Matt Moulson, LW, Islanders (Ranked No. 62): With an impressive 16 points in 20 games, Moulson's resurrection has been perfect with the New York Islanders. Noting his non-prospect status with the Los Angeles Kings prior to the season and the fact he managed just 10 points in 29 career games before this season, it's understandable to be a bit nervous about Moulson's future production. The trouble with players like him is that they depend entirely too much on someone else for their value. While he may line up next to John Tavares all season and keep up his 30-goal, 30-assist pace, Moulson could just as easily be moved to another line and revert to a 40-point checking forward. When the player's value is derived from the whims of the coach, you want to cash in your chips when you can. Verdict: For real only if he stays with Tavares all season.
Maxim Afinogenov, RW, Thrashers (currently owned in 12.6 percent of ESPN leagues): Since Ilya Kovalchuk's return from a broken foot, he's been nestled on a line with Nik Antropov and Afinogenov and the trio have been lighting the lamp. Afinogenov now has 16 points in 16 games as he continues to resurrect his career with the Atlanta Thrashers. If Afinogenov can steer clear of the injuries that ravaged his final three seasons with the Buffalo Sabres, he can easily be a 75-point player.
Ville Leino, LW, Red Wings (50.5): Coach Mike Babcock finally found a line combination that not only clicked, but excelled over the past week. Daniel Cleary, Henrik Zetterberg and Leino have 15 points and a plus-16 in the past three games as a unit. Leino and Cleary are the two players to get on board with as they are more widely available. Leino had only one goal to contribute to the line's success from the week, but with the way they are playing together look for the combination to stick.
Mike Modano, C, Stars (3.7): No, I'm not getting all nostalgic for no reason. Modano is actually in a very good position to contribute for the Dallas Stars. He has replaced Jamie Benn as the winger for the Mike Ribeiro-Brenden Morrow line. Modano has managed four points in his past two games since winning the assignment and he fired nine shots on goal. He even played the fourth forward on the first power-play unit with Loui Eriksson, James Neal and Brad Richards.
Bryan Little, C, Thrashers (72.9): Little is getting hurt and playing poorly at the worst possible time. Missing the past two games with a groin strain and having zero points with a minus-3 in the previous three contests means he has some fighting to do for top-six minutes upon his return. The top two lines have been firing on all cylinders without Little, and even the third line of Evander Kane, Colby Armstrong and Marty Reasoner is scoring. The bottom line for Little is that he faces an uphill climb back to a sweet spot on the Thrashers' depth chart.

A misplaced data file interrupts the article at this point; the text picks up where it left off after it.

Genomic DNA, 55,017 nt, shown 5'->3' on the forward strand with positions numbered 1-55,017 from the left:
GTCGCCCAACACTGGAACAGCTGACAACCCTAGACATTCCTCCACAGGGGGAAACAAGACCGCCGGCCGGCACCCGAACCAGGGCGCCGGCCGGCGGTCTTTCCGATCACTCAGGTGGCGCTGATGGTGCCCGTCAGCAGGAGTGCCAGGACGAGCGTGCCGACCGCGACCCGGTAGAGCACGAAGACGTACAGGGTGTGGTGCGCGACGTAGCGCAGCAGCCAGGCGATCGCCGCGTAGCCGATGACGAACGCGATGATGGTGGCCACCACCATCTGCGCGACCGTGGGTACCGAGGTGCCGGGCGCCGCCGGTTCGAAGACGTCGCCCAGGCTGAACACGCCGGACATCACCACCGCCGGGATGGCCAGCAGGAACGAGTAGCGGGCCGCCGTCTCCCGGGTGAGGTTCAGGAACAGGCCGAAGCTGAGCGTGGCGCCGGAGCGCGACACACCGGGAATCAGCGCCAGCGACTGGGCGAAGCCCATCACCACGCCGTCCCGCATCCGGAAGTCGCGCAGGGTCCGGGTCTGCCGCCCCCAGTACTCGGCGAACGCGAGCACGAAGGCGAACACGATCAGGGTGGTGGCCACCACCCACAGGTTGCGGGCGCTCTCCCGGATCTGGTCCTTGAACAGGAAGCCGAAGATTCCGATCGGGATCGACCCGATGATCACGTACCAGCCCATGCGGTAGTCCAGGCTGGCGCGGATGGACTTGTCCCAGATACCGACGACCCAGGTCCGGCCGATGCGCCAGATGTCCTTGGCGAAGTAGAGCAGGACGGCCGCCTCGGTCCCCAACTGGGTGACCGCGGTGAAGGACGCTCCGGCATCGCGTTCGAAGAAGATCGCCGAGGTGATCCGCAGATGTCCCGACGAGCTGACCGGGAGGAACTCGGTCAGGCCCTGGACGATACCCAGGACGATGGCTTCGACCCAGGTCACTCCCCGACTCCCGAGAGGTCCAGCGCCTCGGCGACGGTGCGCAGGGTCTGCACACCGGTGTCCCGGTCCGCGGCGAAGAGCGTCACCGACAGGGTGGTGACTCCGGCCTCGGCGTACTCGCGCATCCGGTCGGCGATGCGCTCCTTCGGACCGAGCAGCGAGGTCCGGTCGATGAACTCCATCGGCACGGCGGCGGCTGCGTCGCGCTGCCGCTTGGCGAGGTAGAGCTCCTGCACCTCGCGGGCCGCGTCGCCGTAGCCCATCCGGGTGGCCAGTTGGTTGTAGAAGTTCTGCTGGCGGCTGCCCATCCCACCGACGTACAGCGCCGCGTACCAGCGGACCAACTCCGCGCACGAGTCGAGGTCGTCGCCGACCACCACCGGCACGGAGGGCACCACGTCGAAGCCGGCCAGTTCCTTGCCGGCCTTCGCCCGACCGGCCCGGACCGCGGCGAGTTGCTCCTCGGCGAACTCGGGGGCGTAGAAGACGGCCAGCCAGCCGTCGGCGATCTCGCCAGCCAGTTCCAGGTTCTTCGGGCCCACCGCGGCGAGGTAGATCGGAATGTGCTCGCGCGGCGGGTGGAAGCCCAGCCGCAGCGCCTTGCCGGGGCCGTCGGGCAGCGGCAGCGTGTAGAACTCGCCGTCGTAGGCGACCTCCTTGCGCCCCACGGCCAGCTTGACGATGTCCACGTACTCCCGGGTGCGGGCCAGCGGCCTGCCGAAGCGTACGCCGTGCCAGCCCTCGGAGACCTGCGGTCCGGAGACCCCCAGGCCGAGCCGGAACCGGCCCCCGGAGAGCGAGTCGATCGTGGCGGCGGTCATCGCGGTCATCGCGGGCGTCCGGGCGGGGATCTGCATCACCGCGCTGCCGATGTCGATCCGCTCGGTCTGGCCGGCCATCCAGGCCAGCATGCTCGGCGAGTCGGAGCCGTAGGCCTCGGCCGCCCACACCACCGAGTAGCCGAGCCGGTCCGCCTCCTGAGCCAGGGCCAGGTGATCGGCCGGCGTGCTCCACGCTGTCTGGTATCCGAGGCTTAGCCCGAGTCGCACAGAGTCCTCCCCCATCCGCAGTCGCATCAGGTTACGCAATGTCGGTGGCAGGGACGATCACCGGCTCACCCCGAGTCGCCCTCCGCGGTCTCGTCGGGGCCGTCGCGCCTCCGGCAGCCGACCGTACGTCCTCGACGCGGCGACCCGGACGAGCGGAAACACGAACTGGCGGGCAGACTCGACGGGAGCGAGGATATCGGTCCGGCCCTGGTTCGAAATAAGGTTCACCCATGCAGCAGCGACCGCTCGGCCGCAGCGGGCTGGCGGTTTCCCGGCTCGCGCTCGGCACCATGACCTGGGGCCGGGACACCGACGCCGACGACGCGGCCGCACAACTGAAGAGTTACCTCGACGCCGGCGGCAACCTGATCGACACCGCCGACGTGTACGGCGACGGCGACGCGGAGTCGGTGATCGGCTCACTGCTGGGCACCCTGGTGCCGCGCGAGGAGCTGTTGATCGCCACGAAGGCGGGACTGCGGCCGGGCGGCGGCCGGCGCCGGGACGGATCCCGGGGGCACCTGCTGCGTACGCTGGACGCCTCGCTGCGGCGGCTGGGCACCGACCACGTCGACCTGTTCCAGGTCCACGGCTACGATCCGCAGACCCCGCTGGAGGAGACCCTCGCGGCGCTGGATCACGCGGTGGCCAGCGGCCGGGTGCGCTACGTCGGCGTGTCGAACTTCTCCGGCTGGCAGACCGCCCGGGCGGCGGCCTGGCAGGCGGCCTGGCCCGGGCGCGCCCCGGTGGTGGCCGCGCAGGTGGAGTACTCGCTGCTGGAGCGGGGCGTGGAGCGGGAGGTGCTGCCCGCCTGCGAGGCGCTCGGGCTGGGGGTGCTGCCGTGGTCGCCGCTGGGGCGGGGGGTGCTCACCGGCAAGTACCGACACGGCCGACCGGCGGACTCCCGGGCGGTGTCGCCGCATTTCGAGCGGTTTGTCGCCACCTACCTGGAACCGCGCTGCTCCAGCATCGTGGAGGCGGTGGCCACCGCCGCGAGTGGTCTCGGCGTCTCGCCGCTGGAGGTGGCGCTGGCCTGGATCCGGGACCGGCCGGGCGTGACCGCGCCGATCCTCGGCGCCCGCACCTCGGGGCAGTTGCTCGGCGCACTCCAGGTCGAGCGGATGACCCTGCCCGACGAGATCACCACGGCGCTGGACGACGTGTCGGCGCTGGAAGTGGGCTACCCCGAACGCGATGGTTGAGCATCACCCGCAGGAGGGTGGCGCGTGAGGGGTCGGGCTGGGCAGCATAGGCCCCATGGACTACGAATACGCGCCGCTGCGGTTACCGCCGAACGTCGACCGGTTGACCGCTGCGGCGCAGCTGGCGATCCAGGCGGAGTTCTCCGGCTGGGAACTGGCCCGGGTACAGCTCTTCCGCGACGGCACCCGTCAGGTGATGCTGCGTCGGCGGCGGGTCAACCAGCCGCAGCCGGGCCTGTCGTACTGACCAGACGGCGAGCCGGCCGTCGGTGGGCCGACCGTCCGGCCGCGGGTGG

Sean Avery, LW, Rangers (90.8): In his past eight games, Avery has zero points, a minus-4 and just 12 shots on goal. Normally with stretches like this you can relax with Avery, knowing that the penalty minutes are there, but he has only 12 PIMs during the eight-game span. His ice time dipped below 10 minutes during a couple of contests and he is lucky to occasionally get second-line duty. Currently on pace for just 25 points and 78 PIMs, his fantasy value would be lower than it was during the mess that was last season. There are better ways to acquire penalty minutes than desperately holding on to Avery.
Mike Knuble's broken finger means that Tomas Fleischmann is no longer just a short-term weapon for fantasy owners. Even though Alex Ovechkin looks to be back imminently, Knuble's absence means Fleishmann sticks in the top six. It's starting to look like anyone can have value playing a lot of minutes on the New Jersey Devils blue line. In the absence of the injured Paul Martin and Johnny Oduya, both Andy Greene and Colin White are racking up a solid plus/minus with a few points chipped in. The St. Louis Blue have finally put their only three productive forwards on a line together, and while David Perron still leads the pack for value, both Brad Boyes and Andy McDonald could regain some respect if they can stick with Perron for any length of time.
Sean Allen is a fantasy analyst for ESPN.com and the 2008 Fantasy Sports Writers Association, Hockey Writer of the Year. You can e-mail him here.